Trial peafowl census in Bankapura CR

Train kills five elephants in Walayar Forests of the Nilgiri Biosphere Reserve
Proposals submitted by Kerala Government to the Centre for conservation activities
Rs. 85 crore proposal for relocation of people from Wynad WLS

Union Tourism Ministry award for Pench TR

111 gharial deaths in National Chambal Sanctuary

GIS based surveillance for Sanjay Gandhi NP

Spotted deer from Powai park to be moved to Tungareshwar WLS
Proposal for the Sahyadri Tiger Reserve

MoU for conservation work in the Mara Autonomous District Council

Forest rangers and staff demand better facilities
President of Mahabir Pakshi Surakshya Samiti, Mangaljodi arrested for poaching
Road and school construction stopped inside Karlapat WLS


Protests against grazing ban in Indira Gandhi WLS

Villages to be shifted out of Dudhwa

Tribal youth shot dead in Buxa Tiger Reserve

Govt. moves forward on CAMPA
Golden Ark award for Dr. Charudutt Mishra
Rs. 600 crore for Project Tiger in 11th Five Year Plan; Rs. 50 crore for NTCA in Budget
4th Green Guard Awards

Wildlife Crime Control Bureau Headquarters inaugurated


Tiger collaring project in Sunderbans suspended

Only two rhinos poached in Nepal in 2007
Three-day operation against illegal activities in Koshi Tappu Wildlife Reserve

IEDs being used for wildlife poaching

Paid volunteers for King Cobra Telemetry Project
Training course in environmental journalism
Researcher for wolf project in Maharashtra
Faculty positions in Social Sciences at ATREE
Fieldwork in Keladevi WLS
Equations needs people to work on tourism issues

Fifth Biennial Conference of The Indian Society for Ecological Economics


DEATH AND INJURIES caused by tigers in Tadoba Andhari Tiger Reserve – A Chronology

FORESTRY PROJECTS in India currently funded by International Finance Institutions




News from the two strongholds of the Asian Rhino, the Kaziranga National Park in Assam and the protected areas of Nepal presents a strikingly different and interesting scenario. The year 2007 was one of the worst in recent times as far as rhino poaching in Kaziranga was concerned. Nearly 20 of these endangered animals were poached (mainly shot) in and around the grasslands of the park (PA Update Vol XIII, No. 6). The situation in Nepal, in contrast, turned up looking very good for 2007 as will be seen in the news reports below. Only two rhinos, one each in the Chitwan and Bardia National Parks were reported poached.
Move just a year into the past and the situation that we had was completely the opposite. What 2007 has been for Kaziranga, 2006 seems to have been for rhinos of Nepal. At least 20 rhinos were poached in Nepal in 2006, 14 in Chitwan alone. The Bardia National Park, which has been one of the sites of rhino re-introduction in Nepal lost a staggering 67 rhinos in the three-year period from 2003-2006.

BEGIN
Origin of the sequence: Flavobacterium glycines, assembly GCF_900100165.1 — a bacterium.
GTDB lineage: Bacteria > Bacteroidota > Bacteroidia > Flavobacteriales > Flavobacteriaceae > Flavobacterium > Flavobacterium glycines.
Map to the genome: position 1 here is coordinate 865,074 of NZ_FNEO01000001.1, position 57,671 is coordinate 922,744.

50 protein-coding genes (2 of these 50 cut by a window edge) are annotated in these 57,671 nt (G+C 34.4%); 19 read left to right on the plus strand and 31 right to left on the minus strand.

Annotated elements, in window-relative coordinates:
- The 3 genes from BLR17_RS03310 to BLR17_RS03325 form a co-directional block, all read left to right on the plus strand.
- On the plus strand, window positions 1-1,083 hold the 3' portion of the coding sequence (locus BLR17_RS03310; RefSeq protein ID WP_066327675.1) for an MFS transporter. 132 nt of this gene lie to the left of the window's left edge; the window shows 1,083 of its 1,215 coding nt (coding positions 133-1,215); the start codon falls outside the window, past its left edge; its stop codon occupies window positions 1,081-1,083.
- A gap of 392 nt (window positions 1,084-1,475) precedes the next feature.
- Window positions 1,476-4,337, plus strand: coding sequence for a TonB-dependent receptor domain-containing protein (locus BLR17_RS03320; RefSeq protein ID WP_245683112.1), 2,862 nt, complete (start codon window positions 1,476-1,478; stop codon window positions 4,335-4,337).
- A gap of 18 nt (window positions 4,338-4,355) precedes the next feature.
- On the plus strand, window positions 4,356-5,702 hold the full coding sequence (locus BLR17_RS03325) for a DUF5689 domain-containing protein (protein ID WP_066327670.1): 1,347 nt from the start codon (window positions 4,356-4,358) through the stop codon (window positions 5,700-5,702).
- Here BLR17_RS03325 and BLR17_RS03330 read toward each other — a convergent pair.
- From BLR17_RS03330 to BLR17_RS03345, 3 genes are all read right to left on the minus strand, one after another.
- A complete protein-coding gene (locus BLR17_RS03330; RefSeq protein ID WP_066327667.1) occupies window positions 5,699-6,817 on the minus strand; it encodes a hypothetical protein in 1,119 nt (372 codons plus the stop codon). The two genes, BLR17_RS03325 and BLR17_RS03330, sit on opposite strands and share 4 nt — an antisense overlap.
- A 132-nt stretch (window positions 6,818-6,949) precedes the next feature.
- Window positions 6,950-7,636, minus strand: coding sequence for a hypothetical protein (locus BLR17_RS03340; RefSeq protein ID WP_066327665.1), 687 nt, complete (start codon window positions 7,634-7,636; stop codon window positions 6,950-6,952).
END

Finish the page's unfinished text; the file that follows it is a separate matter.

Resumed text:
Is there anything that can explain this fluctuating of fortunes and the sudden and complete reversal of situations on the ground? Many say that the troubled years of insurgency in Nepal meant that the administrative mechanism and protection forces were simply unable to operate. In many instances these had to be pulled out completely and this led to a spurt in poaching activity (PA Update XII, No. 4 & No. 55) Nepal is believed to have one of the most successful community protection of forests, but this does not seem to have helped the rhino. There have been reports in recent times, in fact, suggesting increased involvement in rhino poaching of the fringe villagers of the Chitwan NP. Nearly half the rhinos poached here in 2006 were in forests managed by communities (PA Updates Vol XIII, Nos. 4 & 1). The situation in 2007 seems to have improved because of the stabilization of the political situation and the possibility of deputing more attention and resources for the protection of forests and wildlife.
If, however, the hardline gun and guard regime is the only one that will succeed, the question that follows is an obvious one. Why did Kaziranga, one of the India’s most prominent wildlife parks and held up all along as a model of how ‘protection’ is the only thing that works, suffer such unprecedented losses in 2007? There have been in recent time, many reports of drastic increases in human – wildlife conflict around Kaziranga and people have suffered many losses because of wildlife. Communities that are not taken into confidence, nor benefit from conservation can only be indifferent to poaching threats at best and actual partners in poaching at worst. Add to this the condition of the frontline field staff and the situation almost explains itself.
The case of the rhino is only illustrative of the complex realities of conservation in a landscape where the nature, magnitude and diversity of threats faced by wildlife and those striving for its protection are becoming increasingly powerful and insidious.
It must, however, be stated at the same time that there are no readymade answers. Also, that in a fast changing reality no one prescription, be it community participation or stricter protection, will necessarily work by itself. The challenge clearly is in finding some kind of an ideal mean, a situation and case specific approach that does not rely predominantly on just one paradigm of conservation.
The effort will have to be a joint and persistent one and the vigil, needless to say, relentless.

Protected Area Update
Vol. XIV, No. 2, April 2008 (No. 72)
Editor: PANKAJ Sekhsaria
Illustrations: MADHUVANTI Anantharajan
Produced by: Kalpavriksh
Ideas, comments, news and information may please be sent to the editorial address:
KALPAVRIKSH, Apartment 5, Shri Dutta Krupa, 908 Deccan Gymkhana, Pune 411004, Maharashtra, India. Tel/Fax: 020 – 25654239.
Production of PA Update 72 has been supported by FOUNDATION FOR ECOLOGICAL SECURITY (FES), Anand.